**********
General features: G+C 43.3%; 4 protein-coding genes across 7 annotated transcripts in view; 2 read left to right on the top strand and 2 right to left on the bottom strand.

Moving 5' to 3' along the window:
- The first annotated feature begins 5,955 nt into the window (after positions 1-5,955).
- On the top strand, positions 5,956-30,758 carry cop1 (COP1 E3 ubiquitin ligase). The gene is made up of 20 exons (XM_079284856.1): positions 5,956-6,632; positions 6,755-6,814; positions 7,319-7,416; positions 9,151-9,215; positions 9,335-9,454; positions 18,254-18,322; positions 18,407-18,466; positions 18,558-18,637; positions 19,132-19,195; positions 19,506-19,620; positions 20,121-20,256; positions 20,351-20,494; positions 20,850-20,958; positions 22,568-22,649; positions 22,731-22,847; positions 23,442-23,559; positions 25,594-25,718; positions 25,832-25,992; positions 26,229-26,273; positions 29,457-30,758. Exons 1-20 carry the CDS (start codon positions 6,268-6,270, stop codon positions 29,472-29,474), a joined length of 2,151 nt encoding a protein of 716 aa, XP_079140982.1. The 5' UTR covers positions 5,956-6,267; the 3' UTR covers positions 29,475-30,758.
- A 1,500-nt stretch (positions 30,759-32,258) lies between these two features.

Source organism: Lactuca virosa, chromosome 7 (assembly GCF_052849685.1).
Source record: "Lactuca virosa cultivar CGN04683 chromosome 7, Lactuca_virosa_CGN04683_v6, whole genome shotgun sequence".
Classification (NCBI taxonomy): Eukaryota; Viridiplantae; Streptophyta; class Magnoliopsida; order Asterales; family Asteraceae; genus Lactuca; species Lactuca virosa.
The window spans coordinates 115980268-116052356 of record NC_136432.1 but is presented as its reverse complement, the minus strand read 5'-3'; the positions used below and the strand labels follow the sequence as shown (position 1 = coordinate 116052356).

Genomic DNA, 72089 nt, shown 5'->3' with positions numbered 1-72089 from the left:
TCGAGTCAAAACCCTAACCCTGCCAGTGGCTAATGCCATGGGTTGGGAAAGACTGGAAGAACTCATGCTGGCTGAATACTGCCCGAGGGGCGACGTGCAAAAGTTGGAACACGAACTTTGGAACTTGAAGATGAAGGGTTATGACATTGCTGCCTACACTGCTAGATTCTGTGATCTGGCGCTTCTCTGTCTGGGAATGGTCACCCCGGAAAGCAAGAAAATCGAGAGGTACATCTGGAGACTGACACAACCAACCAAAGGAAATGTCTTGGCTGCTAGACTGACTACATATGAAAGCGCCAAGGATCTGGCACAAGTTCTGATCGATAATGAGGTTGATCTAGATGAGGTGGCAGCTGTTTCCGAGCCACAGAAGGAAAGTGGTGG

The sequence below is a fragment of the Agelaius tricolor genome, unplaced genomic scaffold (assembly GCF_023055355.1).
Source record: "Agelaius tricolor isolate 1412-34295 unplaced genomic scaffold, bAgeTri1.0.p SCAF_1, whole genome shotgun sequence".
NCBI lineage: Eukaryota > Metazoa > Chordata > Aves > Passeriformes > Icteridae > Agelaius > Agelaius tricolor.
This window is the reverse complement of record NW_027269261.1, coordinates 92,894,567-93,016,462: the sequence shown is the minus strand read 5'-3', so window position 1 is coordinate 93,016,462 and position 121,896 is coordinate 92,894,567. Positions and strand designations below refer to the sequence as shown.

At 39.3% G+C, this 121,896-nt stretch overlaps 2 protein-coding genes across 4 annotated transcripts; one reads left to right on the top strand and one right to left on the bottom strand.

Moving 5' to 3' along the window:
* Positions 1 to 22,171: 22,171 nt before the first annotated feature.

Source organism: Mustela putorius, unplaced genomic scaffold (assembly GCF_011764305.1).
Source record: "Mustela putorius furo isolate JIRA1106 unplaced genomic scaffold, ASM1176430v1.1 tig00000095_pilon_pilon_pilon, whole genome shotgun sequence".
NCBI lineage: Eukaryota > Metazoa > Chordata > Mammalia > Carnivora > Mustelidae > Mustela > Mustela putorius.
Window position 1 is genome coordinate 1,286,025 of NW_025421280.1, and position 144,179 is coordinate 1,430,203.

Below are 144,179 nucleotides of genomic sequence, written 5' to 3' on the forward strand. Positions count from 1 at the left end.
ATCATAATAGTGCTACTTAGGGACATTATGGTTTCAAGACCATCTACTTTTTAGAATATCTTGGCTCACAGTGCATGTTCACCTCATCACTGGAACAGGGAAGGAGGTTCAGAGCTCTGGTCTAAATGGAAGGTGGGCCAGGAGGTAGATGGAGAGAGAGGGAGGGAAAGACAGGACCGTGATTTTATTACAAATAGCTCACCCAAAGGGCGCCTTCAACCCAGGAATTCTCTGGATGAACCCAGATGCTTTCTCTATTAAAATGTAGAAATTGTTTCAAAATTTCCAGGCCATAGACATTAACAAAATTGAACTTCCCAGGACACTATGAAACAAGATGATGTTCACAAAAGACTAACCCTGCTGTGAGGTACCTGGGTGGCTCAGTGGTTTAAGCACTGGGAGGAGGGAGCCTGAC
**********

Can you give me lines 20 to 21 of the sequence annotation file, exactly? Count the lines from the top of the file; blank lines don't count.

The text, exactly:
Source record: "Mustela putorius furo isolate JIRA1106 unplaced genomic scaffold, ASM1176430v1.1 tig00000095_pilon_pilon_pilon, whole genome shotgun sequence".
NCBI lineage: Eukaryota > Metazoa > Chordata > Mammalia > Carnivora > Mustelidae > Mustela > Mustela putorius.